My last week of sabbatical has been spent entirely in Rome. As a tourist, Rome is overwhelming, dazzling, and exhausting. As a Christian, Rome is overwhelming, embarrassing, and troubling. A good example of the conflicting images can be found in the Church of the Gesù, the mother church for the Jesuits. On one hand, there is a moving tribute and altar to contemporary martyrs, and displays showing the amazing mission work of the Jesuits. But just a few feet away are majestic sculptures of the Cross being used to beat down heretics (which primarily meant Protestants when the sculpture was made.) The ceiling is a violent fantasy of Christianity, led by Ignatius of Loyola, who ushers good Roman Catholics to heaven, while Protestants and believers of other stripes are all cast down to hell (literally falling out of the painted ceiling as sculpture!) Across town is another ironically sad image: St. Francis (who lived and died for poverty) is depicted in a golden, ornate frame over an elaborate altar in a church dedicated to the Holy Stigmata of St. Francis (thus, completely missing the point of the stigmata– his identification with Christ in bearing his wounds.) As busloads of tourists from all over the world are led through “Christian” buildings, I wonder what message about Christ they could possibly be getting. And yet….it’s Rome, and there’s also beauty in every direction, hopefully pointing towards the Author of All Beauty.
By a BRIDGE is the only way I will ever cross the Tiber. (The tiny dome in the middle of the picture is St. Peter’s Basilica at the Vatican.) “Crossing the Tiber,” or “swimming the Tiber” River is a phrase describing one’s conversion to Roman Catholicism. I love many Roman Catholics and much of their spirituality but there is nothing like a week in Rome to comfirm for me that my catholicism is in the Anglican Tradition.
St. Peter’s Basilica: grand, impressive, bombastic.
“The Mystical Marriage of St. Francis and Poverty,” by Ottaviano Nelli (1380-1448) in the Vatican Museum. A poetic way of describing a concept that was difficult in Francis’s day and is difficult in ours.
The Church of Santa Maria Assunta in Badia fiorentina, Florence (Last week, but fits better with this week’s pics.) This is a wonderful space in the care of The Community of Jerusalem, a Roman Catholic community of vowed religious and lay people whose mission is “to live in the heart of the city in the heart of God.” Founded in 1975, this community is doing amazing things around urban mission and spiritual life in a number of European cities.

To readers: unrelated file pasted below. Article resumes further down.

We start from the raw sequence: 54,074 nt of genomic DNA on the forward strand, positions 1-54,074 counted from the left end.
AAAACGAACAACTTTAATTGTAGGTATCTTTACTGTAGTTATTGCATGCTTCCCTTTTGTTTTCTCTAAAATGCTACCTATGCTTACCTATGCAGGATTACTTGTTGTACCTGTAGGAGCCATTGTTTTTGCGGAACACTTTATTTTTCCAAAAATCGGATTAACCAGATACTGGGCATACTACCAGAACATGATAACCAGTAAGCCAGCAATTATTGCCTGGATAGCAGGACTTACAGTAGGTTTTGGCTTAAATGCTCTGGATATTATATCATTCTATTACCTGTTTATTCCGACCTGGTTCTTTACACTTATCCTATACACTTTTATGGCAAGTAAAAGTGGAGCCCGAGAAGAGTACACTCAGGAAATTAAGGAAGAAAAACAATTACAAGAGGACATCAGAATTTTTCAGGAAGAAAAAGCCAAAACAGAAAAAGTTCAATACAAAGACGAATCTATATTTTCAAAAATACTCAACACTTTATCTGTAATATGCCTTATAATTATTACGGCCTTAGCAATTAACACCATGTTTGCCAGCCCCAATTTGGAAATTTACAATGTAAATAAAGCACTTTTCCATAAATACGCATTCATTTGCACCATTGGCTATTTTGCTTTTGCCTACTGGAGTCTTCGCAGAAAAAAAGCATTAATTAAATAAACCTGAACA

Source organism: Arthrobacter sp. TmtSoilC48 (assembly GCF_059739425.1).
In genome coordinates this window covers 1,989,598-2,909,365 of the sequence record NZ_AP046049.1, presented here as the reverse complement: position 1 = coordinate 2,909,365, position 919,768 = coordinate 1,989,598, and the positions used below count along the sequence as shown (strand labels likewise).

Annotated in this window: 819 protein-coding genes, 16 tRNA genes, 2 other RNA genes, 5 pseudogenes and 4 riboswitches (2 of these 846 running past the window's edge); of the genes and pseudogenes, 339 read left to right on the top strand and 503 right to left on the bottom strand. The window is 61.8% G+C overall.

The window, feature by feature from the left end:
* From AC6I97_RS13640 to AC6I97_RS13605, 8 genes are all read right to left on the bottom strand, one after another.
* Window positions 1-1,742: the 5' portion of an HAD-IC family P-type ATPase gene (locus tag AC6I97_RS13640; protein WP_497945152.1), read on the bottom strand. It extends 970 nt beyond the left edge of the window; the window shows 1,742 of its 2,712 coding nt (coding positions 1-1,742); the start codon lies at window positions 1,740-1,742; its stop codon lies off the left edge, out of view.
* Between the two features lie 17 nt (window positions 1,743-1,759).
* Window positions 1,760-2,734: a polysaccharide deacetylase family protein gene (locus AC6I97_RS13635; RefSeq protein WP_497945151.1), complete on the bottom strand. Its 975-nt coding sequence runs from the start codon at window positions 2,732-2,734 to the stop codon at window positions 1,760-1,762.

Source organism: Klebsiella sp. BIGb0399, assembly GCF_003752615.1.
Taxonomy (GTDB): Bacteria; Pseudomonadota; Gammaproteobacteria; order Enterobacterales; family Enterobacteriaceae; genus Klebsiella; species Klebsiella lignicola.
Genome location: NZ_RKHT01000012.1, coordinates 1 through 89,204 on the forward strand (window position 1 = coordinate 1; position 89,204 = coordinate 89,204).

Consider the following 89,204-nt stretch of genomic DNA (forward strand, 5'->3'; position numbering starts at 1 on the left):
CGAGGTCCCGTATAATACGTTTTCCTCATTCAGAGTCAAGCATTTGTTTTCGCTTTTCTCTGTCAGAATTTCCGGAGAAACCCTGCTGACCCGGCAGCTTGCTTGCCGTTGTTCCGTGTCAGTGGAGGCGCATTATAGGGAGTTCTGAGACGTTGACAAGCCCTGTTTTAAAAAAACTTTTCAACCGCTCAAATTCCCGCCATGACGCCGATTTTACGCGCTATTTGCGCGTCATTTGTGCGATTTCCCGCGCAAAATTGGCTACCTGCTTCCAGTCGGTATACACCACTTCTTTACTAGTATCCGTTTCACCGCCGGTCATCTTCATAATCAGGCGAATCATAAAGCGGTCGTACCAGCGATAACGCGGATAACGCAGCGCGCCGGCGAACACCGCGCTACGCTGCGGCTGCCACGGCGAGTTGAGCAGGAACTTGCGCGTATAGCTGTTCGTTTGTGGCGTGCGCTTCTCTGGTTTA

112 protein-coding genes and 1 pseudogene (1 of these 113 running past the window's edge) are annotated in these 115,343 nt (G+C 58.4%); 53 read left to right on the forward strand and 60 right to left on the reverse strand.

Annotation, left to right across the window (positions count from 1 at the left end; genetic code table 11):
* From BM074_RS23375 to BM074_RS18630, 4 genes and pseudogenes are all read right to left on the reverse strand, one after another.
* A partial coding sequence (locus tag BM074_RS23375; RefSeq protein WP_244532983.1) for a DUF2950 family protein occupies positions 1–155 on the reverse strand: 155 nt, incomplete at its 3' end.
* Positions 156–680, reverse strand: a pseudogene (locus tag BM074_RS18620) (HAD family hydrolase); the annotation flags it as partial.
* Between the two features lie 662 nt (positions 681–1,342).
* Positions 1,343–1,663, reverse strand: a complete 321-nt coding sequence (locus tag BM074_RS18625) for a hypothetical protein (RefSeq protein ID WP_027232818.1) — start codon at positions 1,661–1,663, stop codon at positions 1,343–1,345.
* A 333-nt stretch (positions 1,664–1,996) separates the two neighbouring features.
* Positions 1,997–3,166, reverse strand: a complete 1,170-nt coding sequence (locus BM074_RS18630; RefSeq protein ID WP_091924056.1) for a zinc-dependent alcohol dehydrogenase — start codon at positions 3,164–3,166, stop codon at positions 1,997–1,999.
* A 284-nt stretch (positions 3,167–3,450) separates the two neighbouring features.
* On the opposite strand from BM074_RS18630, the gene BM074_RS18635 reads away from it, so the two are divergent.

An altar dedicated to contemporary Central American martyrs in St. Bartolomeo all’Isola, a Franciscan church in Rome currently in the care of the Community of St. Egidio, another vibrant, lay-led religious community of the Roman Catholic Church particularly serving the urban poor and needy. (There is a Community of St. Egidio working out of a parish in Arlington, VA).
Image of Jesus the Good Shepherd from the Catacombs of Priscilla, Rome, an absolute highlight of the week. Amazing and deeply moving to tour this Christian burial place used from the 2nd to 4th centuries. In addition to the image of the Good Shepherd, we also saw one of the earliest known images of the Virgin Mary, from the 3rd century. (This picture is from their website since photography is not allowed.)
Another highlight was worshipping at the chapel of the Anglican Centre in Rome, a wonderful place of welcome “that promotes unity in a divided world” and represents the Archbishop of Canterbury in Rome.
After the Tuesday Eucharist, Archbishop David Moxon, director of the Centre, hosts a lunch for everyone who has attended. This week the congregation included Methodists, Roman Catholics, Anglicans, and an Orthodox person. Countries represented included the U.S., England, Scotland, Nigeria, New Zealand, Pakistan, Italy, and Australia.
Bearing the cross of Christ– an extraordinary image in the bronze door of Santa Maria degli Angeli e Dei Martiri in Rome, by Polish sculptor Igor Mitoraj, 2006.
A perfect ending to an amazing two-month sabbatical: Friday night Stations of the Cross at the Franciscan parish of St. Sylvester and St. Dorothy (Trastevere, Rome). “We adore you, O Christ, and we bless you; because by your holy cross you have redeemed the world.”